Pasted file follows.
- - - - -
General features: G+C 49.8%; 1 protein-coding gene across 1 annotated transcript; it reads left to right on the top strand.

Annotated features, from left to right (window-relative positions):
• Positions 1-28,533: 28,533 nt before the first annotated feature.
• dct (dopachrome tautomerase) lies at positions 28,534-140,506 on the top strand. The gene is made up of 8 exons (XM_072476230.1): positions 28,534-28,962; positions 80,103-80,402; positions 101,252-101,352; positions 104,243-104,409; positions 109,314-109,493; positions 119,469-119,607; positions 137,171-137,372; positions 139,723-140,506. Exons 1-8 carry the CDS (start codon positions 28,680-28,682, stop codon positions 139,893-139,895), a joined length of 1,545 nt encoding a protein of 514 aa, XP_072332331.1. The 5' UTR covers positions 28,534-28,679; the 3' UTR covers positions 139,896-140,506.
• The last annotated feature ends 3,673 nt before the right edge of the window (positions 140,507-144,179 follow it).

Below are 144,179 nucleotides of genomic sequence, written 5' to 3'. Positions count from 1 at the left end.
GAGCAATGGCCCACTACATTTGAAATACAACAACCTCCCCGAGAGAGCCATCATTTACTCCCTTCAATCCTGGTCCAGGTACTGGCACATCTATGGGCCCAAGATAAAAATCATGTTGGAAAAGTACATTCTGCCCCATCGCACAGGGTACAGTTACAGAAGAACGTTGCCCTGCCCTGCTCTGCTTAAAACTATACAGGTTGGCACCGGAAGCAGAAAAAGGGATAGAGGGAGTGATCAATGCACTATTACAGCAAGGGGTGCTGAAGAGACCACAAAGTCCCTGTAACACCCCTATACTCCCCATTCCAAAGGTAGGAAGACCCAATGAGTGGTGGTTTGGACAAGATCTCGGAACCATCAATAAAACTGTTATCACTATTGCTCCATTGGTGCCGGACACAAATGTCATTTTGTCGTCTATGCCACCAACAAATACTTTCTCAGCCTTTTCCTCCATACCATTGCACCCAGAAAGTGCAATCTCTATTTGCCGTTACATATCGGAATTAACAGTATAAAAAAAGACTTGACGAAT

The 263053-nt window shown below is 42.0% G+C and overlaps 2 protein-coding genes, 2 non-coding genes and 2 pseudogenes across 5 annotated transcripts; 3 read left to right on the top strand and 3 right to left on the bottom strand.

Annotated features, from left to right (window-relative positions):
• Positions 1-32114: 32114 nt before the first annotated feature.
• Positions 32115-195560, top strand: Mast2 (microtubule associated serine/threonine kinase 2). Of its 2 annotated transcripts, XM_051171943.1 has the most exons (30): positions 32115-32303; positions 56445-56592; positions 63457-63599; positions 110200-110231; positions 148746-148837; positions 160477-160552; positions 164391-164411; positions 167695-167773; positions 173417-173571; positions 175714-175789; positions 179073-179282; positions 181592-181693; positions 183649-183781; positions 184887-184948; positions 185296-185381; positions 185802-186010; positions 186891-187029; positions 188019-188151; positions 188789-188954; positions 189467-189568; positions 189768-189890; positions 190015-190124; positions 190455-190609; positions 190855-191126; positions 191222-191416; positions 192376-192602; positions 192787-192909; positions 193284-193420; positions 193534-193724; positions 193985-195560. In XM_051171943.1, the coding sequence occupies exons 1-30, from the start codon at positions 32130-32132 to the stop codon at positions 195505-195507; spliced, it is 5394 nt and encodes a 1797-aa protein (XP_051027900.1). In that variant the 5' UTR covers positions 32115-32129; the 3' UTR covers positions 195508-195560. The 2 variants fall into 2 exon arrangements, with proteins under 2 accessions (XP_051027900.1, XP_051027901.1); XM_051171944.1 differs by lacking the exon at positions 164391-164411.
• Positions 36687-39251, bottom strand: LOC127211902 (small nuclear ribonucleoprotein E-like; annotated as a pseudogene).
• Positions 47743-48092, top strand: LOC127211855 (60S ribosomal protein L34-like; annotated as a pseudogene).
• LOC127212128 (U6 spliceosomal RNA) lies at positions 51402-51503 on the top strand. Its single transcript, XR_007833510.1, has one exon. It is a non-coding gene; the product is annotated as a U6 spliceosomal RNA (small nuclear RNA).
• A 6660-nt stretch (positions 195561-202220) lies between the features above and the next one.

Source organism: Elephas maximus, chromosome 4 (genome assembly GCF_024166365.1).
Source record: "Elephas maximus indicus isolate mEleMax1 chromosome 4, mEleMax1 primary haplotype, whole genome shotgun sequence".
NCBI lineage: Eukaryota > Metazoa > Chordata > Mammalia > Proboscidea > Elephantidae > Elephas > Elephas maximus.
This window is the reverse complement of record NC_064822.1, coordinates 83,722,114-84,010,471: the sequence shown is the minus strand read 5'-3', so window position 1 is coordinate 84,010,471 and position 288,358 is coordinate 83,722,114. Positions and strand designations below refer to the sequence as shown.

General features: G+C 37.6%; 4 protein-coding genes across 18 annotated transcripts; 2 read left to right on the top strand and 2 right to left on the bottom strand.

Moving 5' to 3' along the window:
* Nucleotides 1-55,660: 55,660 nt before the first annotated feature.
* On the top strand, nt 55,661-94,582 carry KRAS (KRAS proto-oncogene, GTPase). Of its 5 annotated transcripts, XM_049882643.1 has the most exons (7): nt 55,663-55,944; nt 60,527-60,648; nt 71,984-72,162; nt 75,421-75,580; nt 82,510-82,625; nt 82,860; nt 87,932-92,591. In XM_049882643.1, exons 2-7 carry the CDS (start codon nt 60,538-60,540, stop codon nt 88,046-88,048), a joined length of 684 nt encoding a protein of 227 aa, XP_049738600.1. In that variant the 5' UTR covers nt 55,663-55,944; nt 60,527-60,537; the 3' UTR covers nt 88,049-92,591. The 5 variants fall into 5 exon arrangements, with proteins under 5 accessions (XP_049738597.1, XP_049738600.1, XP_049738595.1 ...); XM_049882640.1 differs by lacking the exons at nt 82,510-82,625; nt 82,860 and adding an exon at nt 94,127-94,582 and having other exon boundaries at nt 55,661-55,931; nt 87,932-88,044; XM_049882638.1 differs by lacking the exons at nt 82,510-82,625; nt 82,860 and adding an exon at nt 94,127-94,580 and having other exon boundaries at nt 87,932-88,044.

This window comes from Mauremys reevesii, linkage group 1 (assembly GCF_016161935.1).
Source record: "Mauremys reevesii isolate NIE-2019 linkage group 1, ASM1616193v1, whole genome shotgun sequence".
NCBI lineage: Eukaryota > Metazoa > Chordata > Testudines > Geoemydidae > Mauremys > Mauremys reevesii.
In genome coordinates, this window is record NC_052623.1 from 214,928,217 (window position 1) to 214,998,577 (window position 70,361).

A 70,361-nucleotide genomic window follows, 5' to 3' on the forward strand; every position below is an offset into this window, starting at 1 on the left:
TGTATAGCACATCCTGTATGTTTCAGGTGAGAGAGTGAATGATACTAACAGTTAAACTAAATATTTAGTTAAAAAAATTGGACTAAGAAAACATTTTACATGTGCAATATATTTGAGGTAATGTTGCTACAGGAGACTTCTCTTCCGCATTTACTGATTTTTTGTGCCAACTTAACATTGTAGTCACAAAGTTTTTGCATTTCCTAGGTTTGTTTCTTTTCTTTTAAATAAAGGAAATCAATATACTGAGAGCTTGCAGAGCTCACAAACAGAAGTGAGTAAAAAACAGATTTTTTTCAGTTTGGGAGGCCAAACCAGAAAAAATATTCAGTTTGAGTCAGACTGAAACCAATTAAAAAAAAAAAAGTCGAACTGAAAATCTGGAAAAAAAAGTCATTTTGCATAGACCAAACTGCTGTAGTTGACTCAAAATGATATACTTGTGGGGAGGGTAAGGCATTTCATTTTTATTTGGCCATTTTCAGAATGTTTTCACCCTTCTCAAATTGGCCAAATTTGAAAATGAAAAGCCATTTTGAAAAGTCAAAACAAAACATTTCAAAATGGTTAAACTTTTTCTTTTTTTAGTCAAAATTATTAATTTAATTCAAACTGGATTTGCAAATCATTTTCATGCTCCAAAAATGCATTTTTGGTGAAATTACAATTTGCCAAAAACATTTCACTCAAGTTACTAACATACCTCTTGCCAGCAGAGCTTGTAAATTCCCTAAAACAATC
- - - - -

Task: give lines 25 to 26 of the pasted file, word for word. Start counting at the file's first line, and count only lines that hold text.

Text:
Source record: "Mauremys reevesii isolate NIE-2019 linkage group 1, ASM1616193v1, whole genome shotgun sequence".
NCBI lineage: Eukaryota > Metazoa > Chordata > Testudines > Geoemydidae > Mauremys > Mauremys reevesii.